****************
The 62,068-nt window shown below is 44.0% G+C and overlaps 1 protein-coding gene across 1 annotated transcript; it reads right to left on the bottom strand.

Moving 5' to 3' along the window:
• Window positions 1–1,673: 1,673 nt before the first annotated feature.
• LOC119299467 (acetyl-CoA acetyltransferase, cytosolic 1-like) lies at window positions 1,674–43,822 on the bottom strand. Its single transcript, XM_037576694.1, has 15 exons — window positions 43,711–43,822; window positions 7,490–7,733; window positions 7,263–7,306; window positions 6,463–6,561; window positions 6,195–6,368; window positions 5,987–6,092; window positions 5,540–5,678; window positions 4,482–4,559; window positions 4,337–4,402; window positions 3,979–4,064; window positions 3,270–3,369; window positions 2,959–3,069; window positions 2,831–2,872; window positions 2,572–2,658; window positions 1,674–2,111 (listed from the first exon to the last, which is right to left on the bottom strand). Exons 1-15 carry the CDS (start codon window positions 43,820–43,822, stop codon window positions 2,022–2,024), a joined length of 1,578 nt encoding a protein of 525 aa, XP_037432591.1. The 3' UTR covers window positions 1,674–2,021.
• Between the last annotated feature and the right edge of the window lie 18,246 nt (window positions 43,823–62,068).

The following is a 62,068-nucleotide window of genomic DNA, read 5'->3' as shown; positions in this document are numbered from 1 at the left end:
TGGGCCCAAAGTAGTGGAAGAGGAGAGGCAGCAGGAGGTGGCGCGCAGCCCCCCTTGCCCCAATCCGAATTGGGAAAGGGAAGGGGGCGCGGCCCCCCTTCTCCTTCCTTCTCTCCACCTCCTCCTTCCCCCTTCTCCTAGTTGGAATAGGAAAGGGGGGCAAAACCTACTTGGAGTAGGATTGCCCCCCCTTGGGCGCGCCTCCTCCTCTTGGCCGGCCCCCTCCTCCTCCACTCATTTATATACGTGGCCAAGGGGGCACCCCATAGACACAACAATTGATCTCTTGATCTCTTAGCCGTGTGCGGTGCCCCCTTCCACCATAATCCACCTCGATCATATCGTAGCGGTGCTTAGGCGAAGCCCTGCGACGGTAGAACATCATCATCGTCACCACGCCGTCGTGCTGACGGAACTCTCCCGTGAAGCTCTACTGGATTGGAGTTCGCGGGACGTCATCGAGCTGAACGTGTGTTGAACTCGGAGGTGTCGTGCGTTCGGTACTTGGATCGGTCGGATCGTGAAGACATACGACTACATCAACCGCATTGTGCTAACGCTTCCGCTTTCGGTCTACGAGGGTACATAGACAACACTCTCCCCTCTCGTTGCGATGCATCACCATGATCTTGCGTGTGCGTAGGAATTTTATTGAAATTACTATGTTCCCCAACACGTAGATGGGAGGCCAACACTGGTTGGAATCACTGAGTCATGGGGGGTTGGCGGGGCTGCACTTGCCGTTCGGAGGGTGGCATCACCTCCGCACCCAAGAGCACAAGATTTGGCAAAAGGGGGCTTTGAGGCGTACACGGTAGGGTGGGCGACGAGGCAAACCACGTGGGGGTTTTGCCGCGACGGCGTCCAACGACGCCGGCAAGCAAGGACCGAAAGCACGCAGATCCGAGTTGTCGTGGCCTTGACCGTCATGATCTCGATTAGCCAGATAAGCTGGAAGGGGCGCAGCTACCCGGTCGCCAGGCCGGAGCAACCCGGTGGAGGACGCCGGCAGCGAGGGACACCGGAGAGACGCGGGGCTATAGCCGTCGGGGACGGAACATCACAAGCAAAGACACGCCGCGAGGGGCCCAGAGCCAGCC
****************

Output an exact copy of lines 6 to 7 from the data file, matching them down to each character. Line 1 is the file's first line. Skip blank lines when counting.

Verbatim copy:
The following is a 62,068-nucleotide window of genomic DNA, read 5'->3' as shown; positions in this document are numbered from 1 at the left end:
TGGGCCCAAAGTAGTGGAAGAGGAGAGGCAGCAGGAGGTGGCGCGCAGCCCCCCTTGCCCCAATCCGAATTGGGAAAGGGAAGGGGGCGCGGCCCCCCTTCTCCTTCCTTCTCTCCACCTCCTCCTTCCCCCTTCTCCTAGTTGGAATAGGAAAGGGGGGCAAAACCTACTTGGAGTAGGATTGCCCCCCCTTGGGCGCGCCTCCTCCTCTTGGCCGGCCCCCTCCTCCTCCACTCATTTATATACGTGGCCAAGGGGGCACCCCATAGACACAACAATTGATCTCTTGATCTCTTAGCCGTGTGCGGTGCCCCCTTCCACCATAATCCACCTCGATCATATCGTAGCGGTGCTTAGGCGAAGCCCTGCGACGGTAGAACATCATCATCGTCACCACGCCGTCGTGCTGACGGAACTCTCCCGTGAAGCTCTACTGGATTGGAGTTCGCGGGACGTCATCGAGCTGAACGTGTGTTGAACTCGGAGGTGTCGTGCGTTCGGTACTTGGATCGGTCGGATCGTGAAGACATACGACTACATCAACCGCATTGTGCTAACGCTTCCGCTTTCGGTCTACGAGGGTACATAGACAACACTCTCCCCTCTCGTTGCGATGCATCACCATGATCTTGCGTGTGCGTAGGAATTTTATTGAAATTACTATGTTCCCCAACACGTAGATGGGAGGCCAACACTGGTTGGAATCACTGAGTCATGGGGGGTTGGCGGGGCTGCACTTGCCGTTCGGAGGGTGGCATCACCTCCGCACCCAAGAGCACAAGATTTGGCAAAAGGGGGCTTTGAGGCGTACACGGTAGGGTGGGCGACGAGGCAAACCACGTGGGGGTTTTGCCGCGACGGCGTCCAACGACGCCGGCAAGCAAGGACCGAAAGCACGCAGATCCGAGTTGTCGTGGCCTTGACCGTCATGATCTCGATTAGCCAGATAAGCTGGAAGGGGCGCAGCTACCCGGTCGCCAGGCCGGAGCAACCCGGTGGAGGACGCCGGCAGCGAGGGACACCGGAGAGACGCGGGGCTATAGCCGTCGGGGACGGAACATCACAAGCAAAGACACGCCGCGAGGGGCCCAGAGCCAGCC